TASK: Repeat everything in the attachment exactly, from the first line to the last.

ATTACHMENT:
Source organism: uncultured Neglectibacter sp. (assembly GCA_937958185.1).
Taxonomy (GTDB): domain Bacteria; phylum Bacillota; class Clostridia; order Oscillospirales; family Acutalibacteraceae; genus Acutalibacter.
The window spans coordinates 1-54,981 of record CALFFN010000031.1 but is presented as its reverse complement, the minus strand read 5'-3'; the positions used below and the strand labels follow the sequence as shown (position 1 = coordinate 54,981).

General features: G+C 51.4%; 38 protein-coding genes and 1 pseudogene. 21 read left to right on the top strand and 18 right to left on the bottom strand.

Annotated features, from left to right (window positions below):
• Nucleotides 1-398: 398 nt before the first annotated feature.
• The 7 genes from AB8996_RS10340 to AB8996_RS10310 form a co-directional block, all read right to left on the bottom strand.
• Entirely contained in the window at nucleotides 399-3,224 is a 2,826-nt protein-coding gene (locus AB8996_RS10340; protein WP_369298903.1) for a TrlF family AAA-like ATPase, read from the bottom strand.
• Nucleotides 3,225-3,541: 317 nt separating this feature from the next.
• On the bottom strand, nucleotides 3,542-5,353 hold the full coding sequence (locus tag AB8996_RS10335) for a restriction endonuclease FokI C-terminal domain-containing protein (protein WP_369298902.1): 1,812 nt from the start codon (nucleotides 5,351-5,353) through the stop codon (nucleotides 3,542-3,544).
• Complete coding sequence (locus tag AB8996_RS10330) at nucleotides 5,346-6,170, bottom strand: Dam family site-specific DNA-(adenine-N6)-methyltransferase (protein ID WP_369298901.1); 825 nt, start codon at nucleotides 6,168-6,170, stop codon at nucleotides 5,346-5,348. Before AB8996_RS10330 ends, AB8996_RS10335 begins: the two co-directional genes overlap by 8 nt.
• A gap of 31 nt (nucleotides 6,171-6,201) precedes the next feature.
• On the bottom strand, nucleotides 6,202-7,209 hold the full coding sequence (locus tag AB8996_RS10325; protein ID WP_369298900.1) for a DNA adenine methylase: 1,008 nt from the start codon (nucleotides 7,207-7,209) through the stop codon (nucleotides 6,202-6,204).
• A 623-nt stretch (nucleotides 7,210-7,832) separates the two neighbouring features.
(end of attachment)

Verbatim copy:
Source organism: uncultured Neglectibacter sp. (assembly GCA_937958185.1).
Taxonomy (GTDB): domain Bacteria; phylum Bacillota; class Clostridia; order Oscillospirales; family Acutalibacteraceae; genus Acutalibacter.
The window spans coordinates 1-54,981 of record CALFFN010000031.1 but is presented as its reverse complement, the minus strand read 5'-3'; the positions used below and the strand labels follow the sequence as shown (position 1 = coordinate 54,981).

General features: G+C 51.4%; 38 protein-coding genes and 1 pseudogene. 21 read left to right on the top strand and 18 right to left on the bottom strand.

Annotated features, from left to right (window positions below):
• Nucleotides 1-398: 398 nt before the first annotated feature.
• The 7 genes from AB8996_RS10340 to AB8996_RS10310 form a co-directional block, all read right to left on the bottom strand.
• Entirely contained in the window at nucleotides 399-3,224 is a 2,826-nt protein-coding gene (locus AB8996_RS10340; protein WP_369298903.1) for a TrlF family AAA-like ATPase, read from the bottom strand.
• Nucleotides 3,225-3,541: 317 nt separating this feature from the next.
• On the bottom strand, nucleotides 3,542-5,353 hold the full coding sequence (locus tag AB8996_RS10335) for a restriction endonuclease FokI C-terminal domain-containing protein (protein WP_369298902.1): 1,812 nt from the start codon (nucleotides 5,351-5,353) through the stop codon (nucleotides 3,542-3,544).
• Complete coding sequence (locus tag AB8996_RS10330) at nucleotides 5,346-6,170, bottom strand: Dam family site-specific DNA-(adenine-N6)-methyltransferase (protein ID WP_369298901.1); 825 nt, start codon at nucleotides 6,168-6,170, stop codon at nucleotides 5,346-5,348. Before AB8996_RS10330 ends, AB8996_RS10335 begins: the two co-directional genes overlap by 8 nt.
• A gap of 31 nt (nucleotides 6,171-6,201) precedes the next feature.
• On the bottom strand, nucleotides 6,202-7,209 hold the full coding sequence (locus tag AB8996_RS10325; protein ID WP_369298900.1) for a DNA adenine methylase: 1,008 nt from the start codon (nucleotides 7,207-7,209) through the stop codon (nucleotides 6,202-6,204).
• A 623-nt stretch (nucleotides 7,210-7,832) separates the two neighbouring features.